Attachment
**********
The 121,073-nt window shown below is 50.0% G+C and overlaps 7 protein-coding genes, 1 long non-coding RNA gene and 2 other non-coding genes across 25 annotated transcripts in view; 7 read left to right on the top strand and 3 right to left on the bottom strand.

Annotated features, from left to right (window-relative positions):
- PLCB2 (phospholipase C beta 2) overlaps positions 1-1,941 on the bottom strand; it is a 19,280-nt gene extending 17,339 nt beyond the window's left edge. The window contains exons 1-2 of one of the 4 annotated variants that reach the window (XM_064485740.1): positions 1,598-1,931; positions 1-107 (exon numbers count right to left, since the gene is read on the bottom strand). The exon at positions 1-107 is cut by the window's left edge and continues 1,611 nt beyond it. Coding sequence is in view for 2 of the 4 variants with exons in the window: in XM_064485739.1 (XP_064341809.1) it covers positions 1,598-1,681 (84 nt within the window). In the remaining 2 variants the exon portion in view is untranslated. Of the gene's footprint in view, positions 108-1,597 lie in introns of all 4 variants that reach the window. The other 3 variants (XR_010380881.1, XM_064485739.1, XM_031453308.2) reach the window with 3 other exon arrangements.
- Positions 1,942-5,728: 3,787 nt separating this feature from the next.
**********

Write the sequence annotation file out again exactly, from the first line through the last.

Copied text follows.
The 121,073-nt window shown below is 50.0% G+C and overlaps 7 protein-coding genes, 1 long non-coding RNA gene and 2 other non-coding genes across 25 annotated transcripts in view; 7 read left to right on the top strand and 3 right to left on the bottom strand.

Annotated features, from left to right (window-relative positions):
- PLCB2 (phospholipase C beta 2) overlaps positions 1-1,941 on the bottom strand; it is a 19,280-nt gene extending 17,339 nt beyond the window's left edge. The window contains exons 1-2 of one of the 4 annotated variants that reach the window (XM_064485740.1): positions 1,598-1,931; positions 1-107 (exon numbers count right to left, since the gene is read on the bottom strand). The exon at positions 1-107 is cut by the window's left edge and continues 1,611 nt beyond it. Coding sequence is in view for 2 of the 4 variants with exons in the window: in XM_064485739.1 (XP_064341809.1) it covers positions 1,598-1,681 (84 nt within the window). In the remaining 2 variants the exon portion in view is untranslated. Of the gene's footprint in view, positions 108-1,597 lie in introns of all 4 variants that reach the window. The other 3 variants (XR_010380881.1, XM_064485739.1, XM_031453308.2) reach the window with 3 other exon arrangements.
- Positions 1,942-5,728: 3,787 nt separating this feature from the next.